It's a refreshing dose of honesty in an age where people with negligible talent make careers out of convincing those with none that their ship will come in; 'I never claimed I was an artist, I can't even sing', says Uffie during 'Our Song'. The happily self proclaimed non-artist - real name Anna Catherine Hartley - signed to French label Ed Banger in 2006, and has proceeded to tread a thin line between globe trotting diva and awkward Gallic pastiche ever since.
All this celebrity contrition has got those pseudo tastemakers at the NME hot under the collar, the wispy bearded ones awarding Sex Dreams and Denim Jeans a not-so-def 0/10. There's an argument that there's little to split the difference between some of Ms.Uff's leftfield electro pop and that of say the critically untouchable Crystal Castles (Crimewave, anyone?) but for the Miami-born pioneer of 'Anti-flow', convincing everyone that she's the genuine article is far from a done deal.
With a production team including label mates Feadz, Mirwais and Mr Oizo and featuring turns from Pharrell Williams and Mattie Safer of The Rapture, there's no doubt though that she has a high powered speed dial. Williams adds some urban credibility to the supposedly ironic, gangster baiting Add SUV, whilst the presence of the autotune heavy and yet really kinda fun debut track Pop The Glock is proof that her inflection free delivery is capable of more than sounding like a Renault's Sat Nav.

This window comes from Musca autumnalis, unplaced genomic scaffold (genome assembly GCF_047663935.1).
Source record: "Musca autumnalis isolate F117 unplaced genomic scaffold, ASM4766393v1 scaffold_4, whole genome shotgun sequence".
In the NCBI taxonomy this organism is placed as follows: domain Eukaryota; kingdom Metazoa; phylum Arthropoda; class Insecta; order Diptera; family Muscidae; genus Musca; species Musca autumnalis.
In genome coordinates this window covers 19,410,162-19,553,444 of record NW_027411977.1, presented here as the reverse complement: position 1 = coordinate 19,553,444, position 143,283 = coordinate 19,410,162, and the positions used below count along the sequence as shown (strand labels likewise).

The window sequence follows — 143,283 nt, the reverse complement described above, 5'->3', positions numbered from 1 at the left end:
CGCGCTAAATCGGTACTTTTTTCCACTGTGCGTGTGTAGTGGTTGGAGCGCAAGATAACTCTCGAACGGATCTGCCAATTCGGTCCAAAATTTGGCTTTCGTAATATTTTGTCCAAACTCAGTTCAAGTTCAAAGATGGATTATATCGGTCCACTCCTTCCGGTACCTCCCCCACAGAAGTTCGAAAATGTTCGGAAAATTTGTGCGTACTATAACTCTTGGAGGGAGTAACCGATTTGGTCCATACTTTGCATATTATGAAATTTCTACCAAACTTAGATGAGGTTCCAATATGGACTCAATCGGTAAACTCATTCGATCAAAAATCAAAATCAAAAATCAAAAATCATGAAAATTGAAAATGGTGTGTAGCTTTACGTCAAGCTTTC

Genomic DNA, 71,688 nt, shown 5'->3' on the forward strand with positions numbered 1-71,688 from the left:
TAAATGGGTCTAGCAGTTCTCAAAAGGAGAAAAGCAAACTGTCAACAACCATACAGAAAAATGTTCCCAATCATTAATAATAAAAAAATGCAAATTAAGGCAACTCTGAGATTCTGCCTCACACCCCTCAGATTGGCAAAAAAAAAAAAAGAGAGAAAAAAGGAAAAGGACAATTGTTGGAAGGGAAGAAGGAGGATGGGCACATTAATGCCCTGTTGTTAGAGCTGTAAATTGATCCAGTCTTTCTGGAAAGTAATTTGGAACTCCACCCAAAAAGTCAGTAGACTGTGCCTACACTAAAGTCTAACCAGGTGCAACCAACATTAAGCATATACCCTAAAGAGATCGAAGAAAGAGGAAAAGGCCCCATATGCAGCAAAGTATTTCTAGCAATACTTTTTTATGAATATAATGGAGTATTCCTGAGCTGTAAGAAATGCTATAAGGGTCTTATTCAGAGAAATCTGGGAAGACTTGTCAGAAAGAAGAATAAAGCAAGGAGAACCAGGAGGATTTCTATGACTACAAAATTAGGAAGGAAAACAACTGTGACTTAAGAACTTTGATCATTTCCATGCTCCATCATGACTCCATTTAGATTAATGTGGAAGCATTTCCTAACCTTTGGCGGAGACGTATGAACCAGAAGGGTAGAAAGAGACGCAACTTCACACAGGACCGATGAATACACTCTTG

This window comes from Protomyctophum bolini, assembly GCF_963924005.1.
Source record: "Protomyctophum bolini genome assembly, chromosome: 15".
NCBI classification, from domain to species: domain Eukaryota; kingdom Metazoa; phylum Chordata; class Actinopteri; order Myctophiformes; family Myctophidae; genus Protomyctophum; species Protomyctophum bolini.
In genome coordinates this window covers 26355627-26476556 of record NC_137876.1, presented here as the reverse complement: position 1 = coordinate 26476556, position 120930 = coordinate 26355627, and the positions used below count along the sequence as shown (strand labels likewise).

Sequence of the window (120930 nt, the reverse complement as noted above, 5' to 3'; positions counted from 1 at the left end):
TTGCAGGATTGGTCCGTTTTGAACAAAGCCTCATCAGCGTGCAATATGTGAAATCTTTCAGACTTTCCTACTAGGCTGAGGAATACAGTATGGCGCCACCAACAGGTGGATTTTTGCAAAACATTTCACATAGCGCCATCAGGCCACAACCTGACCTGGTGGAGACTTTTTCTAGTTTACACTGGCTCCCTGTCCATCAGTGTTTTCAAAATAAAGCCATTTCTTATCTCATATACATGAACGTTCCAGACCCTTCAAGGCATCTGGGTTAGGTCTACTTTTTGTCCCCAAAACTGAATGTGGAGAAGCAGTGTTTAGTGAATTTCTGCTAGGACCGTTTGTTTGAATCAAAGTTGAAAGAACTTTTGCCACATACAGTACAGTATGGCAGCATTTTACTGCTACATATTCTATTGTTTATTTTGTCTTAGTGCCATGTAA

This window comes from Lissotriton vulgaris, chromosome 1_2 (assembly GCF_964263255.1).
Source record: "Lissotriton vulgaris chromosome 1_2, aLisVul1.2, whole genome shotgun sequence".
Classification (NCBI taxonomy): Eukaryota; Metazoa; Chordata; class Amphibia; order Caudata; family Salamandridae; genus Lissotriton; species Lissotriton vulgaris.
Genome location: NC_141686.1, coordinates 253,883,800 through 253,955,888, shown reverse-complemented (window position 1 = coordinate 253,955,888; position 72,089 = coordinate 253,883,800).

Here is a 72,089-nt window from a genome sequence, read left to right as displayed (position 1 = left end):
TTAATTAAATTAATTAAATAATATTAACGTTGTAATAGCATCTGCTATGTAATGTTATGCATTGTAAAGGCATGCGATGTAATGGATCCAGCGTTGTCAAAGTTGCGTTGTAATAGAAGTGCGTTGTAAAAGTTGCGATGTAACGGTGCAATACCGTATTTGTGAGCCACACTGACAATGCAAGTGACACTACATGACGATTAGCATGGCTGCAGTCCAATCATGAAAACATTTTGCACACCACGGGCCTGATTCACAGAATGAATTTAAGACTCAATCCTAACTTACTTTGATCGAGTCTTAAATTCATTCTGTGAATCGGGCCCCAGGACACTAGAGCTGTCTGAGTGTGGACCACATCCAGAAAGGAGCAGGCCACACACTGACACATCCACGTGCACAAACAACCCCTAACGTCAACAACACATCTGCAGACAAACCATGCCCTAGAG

In this almost playful mood and not taking herself too seriously the good times continue to roll, the waspy electroclash of MC's Can Kiss destined to soundtrack a few large ones, whilst the cover of Siouxsie & The Banshees Hong Kong Garden is bizarre but yet inspired. When she attempts to come across as serious chanteuse however the quality switch is flipped back to decidedly average, the title track the kind of thing Pink's people throw in the trash every day and First Love missing the target by a mile.
The post of androgynous dance-pop bitch is already taken by GaGa, so it's hard to see any other niche for Ms. Hartley than hip-hop novelty. That's a tight space I must admit, but otherwise you can only regard her as a potty-mouthed Vanessa Paradis, an image that admittedly will make men of a certain age very wistful indeed.